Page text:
Objective. To assess the impact of the Children's Health Insurance Program (CHIP) on the distribution of health insurance coverage for low-income children. Data Source. The primary data for the study were from the 1997, 1999, and 2002 National Survey of America's Families (NSAF), which includes a total sample of 62,497 children across all 3 years, supplemented with data from other data sources. Study Design. The study uses quasi-experimental designs and tests the sensitivity of the results to using instrumental variable and difference-in-difference approaches. A detailed Medicaid and CHIP eligibility model was developed for this study. Balanced repeated replicate weights were used to account for the complex sample of the NSAF. Descriptive and multivariate analyses were conducted. Principle Findings. The results varied depending on the approach utilized but indicated that the CHIP program led to significant increases in public coverage (14-20 percentage points); and declines in employer-sponsored coverage (6-7 percentage points) and in uninsurance (7-12 percentage points). The estimated share of CHIP enrollment attributable to crowd-out ranged from 33 to 44 percent. Smaller crowd-out effects were found for Medicaid-eligible children. Conclusions. Implementation of the CHIP program resulted in large increases in public coverage with estimates of crowd-out consistent with initial projections made by the Congressional Budget Office. This paper demonstrates that public health insurance expansions can lead to substantial reductions in uninsurance without causing a large-scale erosion of employer coverage.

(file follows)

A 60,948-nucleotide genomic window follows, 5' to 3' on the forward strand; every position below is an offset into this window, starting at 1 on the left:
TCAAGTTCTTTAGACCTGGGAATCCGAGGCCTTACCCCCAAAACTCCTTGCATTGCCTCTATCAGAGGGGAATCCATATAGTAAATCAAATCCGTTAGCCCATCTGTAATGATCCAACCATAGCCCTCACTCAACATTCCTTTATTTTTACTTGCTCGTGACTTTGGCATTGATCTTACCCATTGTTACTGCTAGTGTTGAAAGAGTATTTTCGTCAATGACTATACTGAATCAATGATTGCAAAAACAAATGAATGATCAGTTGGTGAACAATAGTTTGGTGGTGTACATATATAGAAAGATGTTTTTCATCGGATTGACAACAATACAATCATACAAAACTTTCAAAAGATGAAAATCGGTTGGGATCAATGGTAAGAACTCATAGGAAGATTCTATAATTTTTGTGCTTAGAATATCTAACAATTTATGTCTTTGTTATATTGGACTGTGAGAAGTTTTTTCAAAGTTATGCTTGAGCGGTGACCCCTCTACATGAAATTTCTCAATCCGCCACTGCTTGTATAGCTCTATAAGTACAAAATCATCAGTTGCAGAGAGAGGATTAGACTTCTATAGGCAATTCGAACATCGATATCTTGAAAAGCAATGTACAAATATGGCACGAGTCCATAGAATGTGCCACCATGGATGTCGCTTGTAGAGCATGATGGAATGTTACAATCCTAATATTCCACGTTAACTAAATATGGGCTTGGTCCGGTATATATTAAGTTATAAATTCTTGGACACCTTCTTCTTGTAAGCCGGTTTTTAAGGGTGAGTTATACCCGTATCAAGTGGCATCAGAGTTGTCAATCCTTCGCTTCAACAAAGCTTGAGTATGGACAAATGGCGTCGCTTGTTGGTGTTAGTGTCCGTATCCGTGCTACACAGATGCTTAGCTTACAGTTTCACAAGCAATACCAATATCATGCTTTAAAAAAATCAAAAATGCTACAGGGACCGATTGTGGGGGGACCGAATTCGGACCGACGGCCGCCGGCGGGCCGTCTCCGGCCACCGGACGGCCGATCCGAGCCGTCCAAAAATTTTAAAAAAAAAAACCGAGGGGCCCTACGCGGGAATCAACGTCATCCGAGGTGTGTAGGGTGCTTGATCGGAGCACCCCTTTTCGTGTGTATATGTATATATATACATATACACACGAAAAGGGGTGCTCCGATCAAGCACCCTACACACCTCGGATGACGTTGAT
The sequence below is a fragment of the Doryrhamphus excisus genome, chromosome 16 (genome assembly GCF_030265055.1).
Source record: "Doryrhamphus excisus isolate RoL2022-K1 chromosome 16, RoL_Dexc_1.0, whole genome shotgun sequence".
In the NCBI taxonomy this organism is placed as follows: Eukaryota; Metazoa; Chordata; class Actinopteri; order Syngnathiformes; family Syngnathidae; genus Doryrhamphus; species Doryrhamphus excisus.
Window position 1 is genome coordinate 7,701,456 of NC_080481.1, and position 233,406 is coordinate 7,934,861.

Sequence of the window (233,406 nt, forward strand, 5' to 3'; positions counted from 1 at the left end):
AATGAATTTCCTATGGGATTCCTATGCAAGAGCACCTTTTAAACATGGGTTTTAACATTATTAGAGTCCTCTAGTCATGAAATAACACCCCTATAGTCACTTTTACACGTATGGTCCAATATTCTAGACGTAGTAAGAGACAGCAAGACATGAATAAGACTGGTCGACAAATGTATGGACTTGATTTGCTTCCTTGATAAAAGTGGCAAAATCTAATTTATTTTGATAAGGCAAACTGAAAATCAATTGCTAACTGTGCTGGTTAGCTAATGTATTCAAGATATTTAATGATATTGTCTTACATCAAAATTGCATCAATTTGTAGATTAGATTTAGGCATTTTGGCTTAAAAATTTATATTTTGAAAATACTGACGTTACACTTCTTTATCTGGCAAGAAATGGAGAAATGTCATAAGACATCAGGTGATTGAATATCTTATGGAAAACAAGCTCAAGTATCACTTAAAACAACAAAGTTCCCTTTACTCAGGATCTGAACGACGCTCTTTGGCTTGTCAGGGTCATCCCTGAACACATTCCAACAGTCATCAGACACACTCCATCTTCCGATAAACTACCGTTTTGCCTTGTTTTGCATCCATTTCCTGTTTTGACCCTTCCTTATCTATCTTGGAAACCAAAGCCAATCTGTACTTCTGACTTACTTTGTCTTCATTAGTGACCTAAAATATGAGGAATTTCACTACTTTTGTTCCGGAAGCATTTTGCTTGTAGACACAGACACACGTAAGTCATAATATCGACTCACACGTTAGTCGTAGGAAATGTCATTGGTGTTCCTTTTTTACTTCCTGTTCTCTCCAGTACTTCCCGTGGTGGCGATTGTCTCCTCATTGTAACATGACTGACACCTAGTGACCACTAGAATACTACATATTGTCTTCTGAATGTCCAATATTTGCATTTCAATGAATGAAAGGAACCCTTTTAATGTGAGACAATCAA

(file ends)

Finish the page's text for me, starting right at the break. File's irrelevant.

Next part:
ASJC Scopus subject areas
- Health Policy